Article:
Chosen Reflections: Liar, Lunatic, or Lord?
Was Jesus simply a good teacher? A wise man? Some say that’s all He was.
Did Jesus search the Scriptures and then manipulate events to con people into thinking He fulfilled the prophecies? Some say that’s what He did.
Was Jesus insane, given over to delusions of grandeur? Some say yes.
Did Jesus actually claim to be God? Some say He never made such an open claim.
Which is right?
For fans of the series, The Chosen, episode one of the second season addressed these questions in a flash-forward scene. The scene included a conversation between the apostle John and Mary (Jesus’s mother) in which John explains his motivation for writing his gospel account. “I want it to be known that He was much more than could be seen or touched.”
During Jesus’s years of public ministry, He said and did many things causing people to follow Him. But in New Testament times, many teachers, known as rabbis, had followers. They spoke wisely about the Scriptures, sharing their knowledge with their disciples. So what made Jesus stand out?
He stood out because He was more than just a human teacher who explained the Law to His students. He—and He alone—fulfilled the Law completely. He lived a sinless life so that His death could pay for our sin, not His sin. And no one who was simply a good teacher would make the claims about himself that Jesus did.
Jesus stood out because even if He had tried to manipulate circumstances to set Himself up as the fulfillment of prophecy, many of those fulfilled prophecies were outside of human control. From the circumstances surrounding His birth to the circumstances surrounding His death and burial, the prophecies could only have been fulfilled by the Messiah—the anointed One.
He stood out because no one who had lost their grasp of reality could have amassed the following He did while simultaneously confounding the religious elite of His day. Despite the multiple verbal traps set for Him, Jesus turned the tables on those who sought to trap Him, and instead trapped them with their own words.
Finally, Jesus stood out by claiming to be God and proving His claims to be true. In John 10:30, Jesus stated, “I and the Father are one.” Was that truly a claim to be God? His listeners took it that way and prepared to stone Him. Their reason? “You make yourself out to be God” (John 10:33). In the healing of the paralytic in Matthew 9, Jesus forgave his sins. Then He proved His authority to do so by healing the man in front of both friends and foes. And of course, the many miracles, including His own resurrection, validated His divinity and authority again and again.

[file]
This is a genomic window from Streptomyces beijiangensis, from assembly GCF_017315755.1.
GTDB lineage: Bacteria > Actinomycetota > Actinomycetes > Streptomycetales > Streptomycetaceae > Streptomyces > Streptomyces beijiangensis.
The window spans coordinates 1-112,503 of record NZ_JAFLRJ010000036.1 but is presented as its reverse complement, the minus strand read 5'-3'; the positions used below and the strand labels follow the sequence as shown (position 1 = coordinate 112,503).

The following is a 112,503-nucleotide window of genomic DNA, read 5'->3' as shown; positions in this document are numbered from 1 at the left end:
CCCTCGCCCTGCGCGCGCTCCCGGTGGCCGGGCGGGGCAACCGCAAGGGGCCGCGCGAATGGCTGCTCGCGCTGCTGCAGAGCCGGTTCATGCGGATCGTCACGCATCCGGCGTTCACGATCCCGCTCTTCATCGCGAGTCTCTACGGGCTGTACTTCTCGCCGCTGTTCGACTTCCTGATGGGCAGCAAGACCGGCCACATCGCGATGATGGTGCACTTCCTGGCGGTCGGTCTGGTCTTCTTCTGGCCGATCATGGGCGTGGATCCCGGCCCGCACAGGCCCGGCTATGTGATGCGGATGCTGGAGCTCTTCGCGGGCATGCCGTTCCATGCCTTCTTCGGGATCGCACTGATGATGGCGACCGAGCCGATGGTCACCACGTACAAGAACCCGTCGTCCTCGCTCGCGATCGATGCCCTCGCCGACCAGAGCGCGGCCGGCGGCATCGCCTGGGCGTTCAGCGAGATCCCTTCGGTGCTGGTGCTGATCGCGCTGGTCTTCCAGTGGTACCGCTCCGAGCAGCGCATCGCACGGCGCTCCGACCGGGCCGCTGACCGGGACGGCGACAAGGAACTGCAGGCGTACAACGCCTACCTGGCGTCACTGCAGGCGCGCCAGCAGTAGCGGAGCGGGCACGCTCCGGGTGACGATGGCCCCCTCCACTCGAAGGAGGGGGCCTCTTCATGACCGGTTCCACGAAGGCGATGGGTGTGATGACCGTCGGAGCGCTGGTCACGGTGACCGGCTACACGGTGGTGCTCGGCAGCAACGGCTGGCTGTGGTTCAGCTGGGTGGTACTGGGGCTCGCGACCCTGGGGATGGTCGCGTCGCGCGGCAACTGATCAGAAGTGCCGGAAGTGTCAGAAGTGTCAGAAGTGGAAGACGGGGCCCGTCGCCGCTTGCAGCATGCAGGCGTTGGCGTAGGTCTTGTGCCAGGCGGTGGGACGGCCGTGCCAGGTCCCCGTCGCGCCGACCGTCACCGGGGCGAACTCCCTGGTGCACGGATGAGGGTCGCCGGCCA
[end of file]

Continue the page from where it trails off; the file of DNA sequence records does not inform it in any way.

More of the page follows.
Watchman Nee and C.S. Lewis
Watchman Nee, in his book, Normal Christian Faith, published in 1936 explained it this way:
“A person who claims to be God must belong to one of three categories: First, if he claims to be God and yet in fact is not, he has to be a madman or a lunatic. Second, if he is neither God nor a lunatic, he has to be a liar, deceiving others by his lie. Third, if he is neither of these, he must be God. You can only choose one of the three possibilities. If you do not believe that he is God, you have to consider him a madman. If you cannot take him for either of the two, you have to take him for a liar. There is no need for us to prove if Jesus of Nazareth is God or not. All we have to do is find out if He is a lunatic or a liar. If He is neither, He must be the Son of God.”
C.S. Lewis, in his book, Mere Christianity, reached the same conclusion in 1942 when he wrote:
I am trying here to prevent anyone saying the really foolish thing that people often say about Him: I’m ready to accept Jesus as a great moral teacher, but I don’t accept his claim to be God. That is the one thing we must not say. A man who was merely a man and said the sort of things Jesus said would not be a great moral teacher. He would either be a lunatic—on the level with the man who says he is a poached egg—or else he would be the Devil of Hell. You must make your choice. Either this man was, and is, the Son of God, or else a madman or something worse. You can shut him up for a fool, you can spit at him and kill him as a demon or you can fall at his feet and call him Lord and God, but let us not come with any patronising nonsense about his being a great human teacher. He has not left that open to us. He did not intend to. . . . Now it seems to me obvious that He was neither a lunatic nor a fiend: and consequently, however strange or terrifying or unlikely it may seem, I have to accept the view that He was and is God.
Liar, lunatic, or Lord? What conclusion have you reached?Liar, lunatic, or Lord? What is your conclusion? Click To Tweet